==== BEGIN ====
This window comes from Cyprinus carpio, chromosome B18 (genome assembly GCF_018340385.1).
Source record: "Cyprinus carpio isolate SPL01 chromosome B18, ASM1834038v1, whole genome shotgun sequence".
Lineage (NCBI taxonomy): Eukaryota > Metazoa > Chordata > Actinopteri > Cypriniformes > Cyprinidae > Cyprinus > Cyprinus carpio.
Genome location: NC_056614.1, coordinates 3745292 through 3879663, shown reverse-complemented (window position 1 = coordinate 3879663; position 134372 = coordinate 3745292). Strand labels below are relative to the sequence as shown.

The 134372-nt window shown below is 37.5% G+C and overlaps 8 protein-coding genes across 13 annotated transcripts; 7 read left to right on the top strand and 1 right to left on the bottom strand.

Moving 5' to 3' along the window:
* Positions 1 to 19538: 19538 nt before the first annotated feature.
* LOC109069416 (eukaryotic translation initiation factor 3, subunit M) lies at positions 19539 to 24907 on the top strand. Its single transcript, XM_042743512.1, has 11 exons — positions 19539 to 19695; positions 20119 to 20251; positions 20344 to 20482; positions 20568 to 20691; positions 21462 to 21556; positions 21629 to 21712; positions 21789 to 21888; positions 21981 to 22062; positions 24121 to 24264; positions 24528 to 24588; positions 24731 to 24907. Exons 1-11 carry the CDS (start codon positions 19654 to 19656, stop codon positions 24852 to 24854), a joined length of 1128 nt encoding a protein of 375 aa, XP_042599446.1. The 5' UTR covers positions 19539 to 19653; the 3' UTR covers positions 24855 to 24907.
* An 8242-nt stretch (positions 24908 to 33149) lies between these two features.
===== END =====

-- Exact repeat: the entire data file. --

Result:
This window comes from Cyprinus carpio, chromosome B18 (genome assembly GCF_018340385.1).
Source record: "Cyprinus carpio isolate SPL01 chromosome B18, ASM1834038v1, whole genome shotgun sequence".
Lineage (NCBI taxonomy): Eukaryota > Metazoa > Chordata > Actinopteri > Cypriniformes > Cyprinidae > Cyprinus > Cyprinus carpio.
Genome location: NC_056614.1, coordinates 3745292 through 3879663, shown reverse-complemented (window position 1 = coordinate 3879663; position 134372 = coordinate 3745292). Strand labels below are relative to the sequence as shown.

The 134372-nt window shown below is 37.5% G+C and overlaps 8 protein-coding genes across 13 annotated transcripts; 7 read left to right on the top strand and 1 right to left on the bottom strand.

Moving 5' to 3' along the window:
* Positions 1 to 19538: 19538 nt before the first annotated feature.
* LOC109069416 (eukaryotic translation initiation factor 3, subunit M) lies at positions 19539 to 24907 on the top strand. Its single transcript, XM_042743512.1, has 11 exons — positions 19539 to 19695; positions 20119 to 20251; positions 20344 to 20482; positions 20568 to 20691; positions 21462 to 21556; positions 21629 to 21712; positions 21789 to 21888; positions 21981 to 22062; positions 24121 to 24264; positions 24528 to 24588; positions 24731 to 24907. Exons 1-11 carry the CDS (start codon positions 19654 to 19656, stop codon positions 24852 to 24854), a joined length of 1128 nt encoding a protein of 375 aa, XP_042599446.1. The 5' UTR covers positions 19539 to 19653; the 3' UTR covers positions 24855 to 24907.
* An 8242-nt stretch (positions 24908 to 33149) lies between these two features.